In preparation for the culinary competition, the scientist invented a new way of long-term storage of products – using silk. After which he created a startup that won several startup competitions, then he invented a new technology and patented it. The “silk” method allows us to extend the storage time of products up to 200%. This is reported by Scientific Reports.
Benedetto Marelli, an assistant professor of civil and environmental design at the Massachusetts Institute of Technology (MIT), has found a new use for silk. In preparation for a culinary competition in the laboratory, the only requirement of which was to add silk to each dish, Marelli accidentally left a strawberry soaked in silk on a bench. When he returned almost a week later, it turned out that the strawberries he had coated were still edible. Now the scientist considers his unintentional discovery as an opportunity to explore the ability of silk to solve the problem of food waste.
Marelli, based on MIT, has created a startup that seeks to replicate and expand the initial discovery, using silk as the main ingredient for developing products that extend the shelf life of all types of perishable products. The company’s technology has a significant impact on extending the shelf life of whole and sliced products, meat, fish and other food products.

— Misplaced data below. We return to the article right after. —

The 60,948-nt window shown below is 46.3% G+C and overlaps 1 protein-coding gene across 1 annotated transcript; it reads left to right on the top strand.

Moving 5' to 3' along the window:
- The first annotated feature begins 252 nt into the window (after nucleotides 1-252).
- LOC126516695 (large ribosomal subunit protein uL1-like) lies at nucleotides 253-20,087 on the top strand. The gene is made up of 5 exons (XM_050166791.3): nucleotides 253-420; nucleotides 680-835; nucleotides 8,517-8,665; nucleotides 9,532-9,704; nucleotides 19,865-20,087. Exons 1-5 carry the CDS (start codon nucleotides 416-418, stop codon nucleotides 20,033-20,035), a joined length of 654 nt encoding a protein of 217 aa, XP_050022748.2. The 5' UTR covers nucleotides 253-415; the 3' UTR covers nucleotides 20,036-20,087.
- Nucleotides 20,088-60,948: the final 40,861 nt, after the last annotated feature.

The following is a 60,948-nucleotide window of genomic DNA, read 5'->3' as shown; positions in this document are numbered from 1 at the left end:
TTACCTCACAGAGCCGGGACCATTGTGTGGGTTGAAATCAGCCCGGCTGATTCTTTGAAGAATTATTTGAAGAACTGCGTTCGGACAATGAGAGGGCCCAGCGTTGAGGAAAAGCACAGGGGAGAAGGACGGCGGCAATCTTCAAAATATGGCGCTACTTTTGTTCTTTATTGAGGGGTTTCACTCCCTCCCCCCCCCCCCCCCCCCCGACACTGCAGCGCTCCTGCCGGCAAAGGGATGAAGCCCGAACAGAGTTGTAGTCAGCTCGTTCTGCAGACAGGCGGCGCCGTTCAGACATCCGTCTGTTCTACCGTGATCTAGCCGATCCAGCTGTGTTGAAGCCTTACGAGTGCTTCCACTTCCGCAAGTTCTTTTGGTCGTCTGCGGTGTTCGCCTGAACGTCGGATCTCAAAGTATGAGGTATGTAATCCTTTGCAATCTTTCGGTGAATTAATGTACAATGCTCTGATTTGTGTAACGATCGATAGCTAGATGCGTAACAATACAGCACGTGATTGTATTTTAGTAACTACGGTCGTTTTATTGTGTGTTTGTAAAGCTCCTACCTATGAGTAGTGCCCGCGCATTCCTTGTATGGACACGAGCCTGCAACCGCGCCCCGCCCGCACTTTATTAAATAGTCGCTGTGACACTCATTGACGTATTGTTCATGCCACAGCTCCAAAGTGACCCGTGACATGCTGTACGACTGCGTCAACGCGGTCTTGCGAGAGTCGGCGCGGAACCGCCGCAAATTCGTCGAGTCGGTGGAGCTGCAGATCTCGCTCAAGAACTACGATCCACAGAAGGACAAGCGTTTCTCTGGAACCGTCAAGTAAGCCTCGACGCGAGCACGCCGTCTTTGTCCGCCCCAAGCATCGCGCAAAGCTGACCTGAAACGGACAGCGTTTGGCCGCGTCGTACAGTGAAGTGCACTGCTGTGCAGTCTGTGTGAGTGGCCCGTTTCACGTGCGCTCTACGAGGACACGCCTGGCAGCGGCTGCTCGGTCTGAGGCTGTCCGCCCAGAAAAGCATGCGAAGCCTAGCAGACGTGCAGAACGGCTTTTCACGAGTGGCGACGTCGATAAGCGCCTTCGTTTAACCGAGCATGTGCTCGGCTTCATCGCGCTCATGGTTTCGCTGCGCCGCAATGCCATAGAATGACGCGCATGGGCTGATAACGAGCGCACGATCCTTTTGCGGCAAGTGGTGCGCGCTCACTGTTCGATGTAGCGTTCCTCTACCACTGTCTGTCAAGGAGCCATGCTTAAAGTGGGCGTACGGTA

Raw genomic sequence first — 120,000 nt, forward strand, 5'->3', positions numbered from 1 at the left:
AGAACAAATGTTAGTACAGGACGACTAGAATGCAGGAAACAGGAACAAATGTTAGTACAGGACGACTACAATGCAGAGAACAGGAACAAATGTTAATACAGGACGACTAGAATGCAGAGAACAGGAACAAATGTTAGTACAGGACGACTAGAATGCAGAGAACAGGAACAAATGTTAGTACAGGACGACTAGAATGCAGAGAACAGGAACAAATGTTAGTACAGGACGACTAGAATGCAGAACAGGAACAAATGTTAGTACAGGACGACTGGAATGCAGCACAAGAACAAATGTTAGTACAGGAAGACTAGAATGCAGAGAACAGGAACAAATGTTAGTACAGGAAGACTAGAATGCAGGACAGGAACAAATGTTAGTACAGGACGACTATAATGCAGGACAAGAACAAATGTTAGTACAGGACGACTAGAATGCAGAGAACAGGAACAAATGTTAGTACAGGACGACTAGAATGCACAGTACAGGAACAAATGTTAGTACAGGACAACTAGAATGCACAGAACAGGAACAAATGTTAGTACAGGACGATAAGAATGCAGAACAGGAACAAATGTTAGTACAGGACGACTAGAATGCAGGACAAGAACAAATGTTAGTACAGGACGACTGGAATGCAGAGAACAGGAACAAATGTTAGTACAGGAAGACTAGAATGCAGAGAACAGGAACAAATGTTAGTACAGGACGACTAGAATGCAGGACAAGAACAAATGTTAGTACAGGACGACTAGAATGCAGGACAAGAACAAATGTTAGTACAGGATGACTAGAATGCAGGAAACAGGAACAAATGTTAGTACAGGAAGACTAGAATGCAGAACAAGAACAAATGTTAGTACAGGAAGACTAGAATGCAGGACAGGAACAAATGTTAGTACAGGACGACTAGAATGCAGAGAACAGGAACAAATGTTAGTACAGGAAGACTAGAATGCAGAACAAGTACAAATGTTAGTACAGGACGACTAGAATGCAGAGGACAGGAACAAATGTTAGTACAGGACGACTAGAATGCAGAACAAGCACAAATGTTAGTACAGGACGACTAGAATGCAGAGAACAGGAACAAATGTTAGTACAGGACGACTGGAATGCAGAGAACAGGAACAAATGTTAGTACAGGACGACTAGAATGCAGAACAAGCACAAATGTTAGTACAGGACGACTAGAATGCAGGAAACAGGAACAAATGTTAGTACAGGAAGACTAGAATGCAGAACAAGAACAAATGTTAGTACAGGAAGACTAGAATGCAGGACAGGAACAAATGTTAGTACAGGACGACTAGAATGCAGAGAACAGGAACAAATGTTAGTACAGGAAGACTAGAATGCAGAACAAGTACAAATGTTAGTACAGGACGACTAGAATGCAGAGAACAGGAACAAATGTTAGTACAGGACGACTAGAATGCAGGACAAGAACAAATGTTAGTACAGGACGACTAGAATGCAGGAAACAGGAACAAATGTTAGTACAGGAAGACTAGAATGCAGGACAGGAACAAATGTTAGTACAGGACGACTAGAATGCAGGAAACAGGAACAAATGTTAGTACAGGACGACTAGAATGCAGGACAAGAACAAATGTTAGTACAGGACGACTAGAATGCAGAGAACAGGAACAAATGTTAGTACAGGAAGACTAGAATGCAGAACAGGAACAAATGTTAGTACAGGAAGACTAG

Now one-third of the world’s food supplies are spent annually, but more than 10% of the world’s population suffers from hunger. Food waste has serious social, economic and medical consequences that affect both developed and developing countries. Although many technologies have appeared to extend the longevity of fresh food, they often use genetic modifications, environmentally harmful packaging materials, or are expensive to implement.
“So far, most of the innovations in food and agricultural technology are based on genetic engineering, plant engineering, mechanical engineering, artificial intelligence, and computer science. There are many opportunities for innovation using materials such as nanomaterials and biomaterials. “Silk is a way to solve many problems facing the food industry without changing the inherent properties of the products themselves”.Benedetto Marelli, Assistant Professor, Department of Civil and Environmental Engineering, Massachusetts Institute of Technology (MIT)
Silk’s strengths stem from the natural simplicity of the material, honed by millennia of evolutionary biology. Cambridge Crops uses a patented and efficient process using only water and salt to isolate and convert natural protein from silk. This makes Cambridge Crops silk coatings easy to integrate into existing food processing lines without the need for expensive new equipment or modifications. After application to the surface of the food, the silk coating forms a tasteless, odorless, and otherwise invisible barrier that slows down the natural mechanisms of food decomposition. Depending on the product, the shelf life may increase by up to 200%. This not only reduces the amount of food waste but also reduces greenhouse gas emissions during transportation.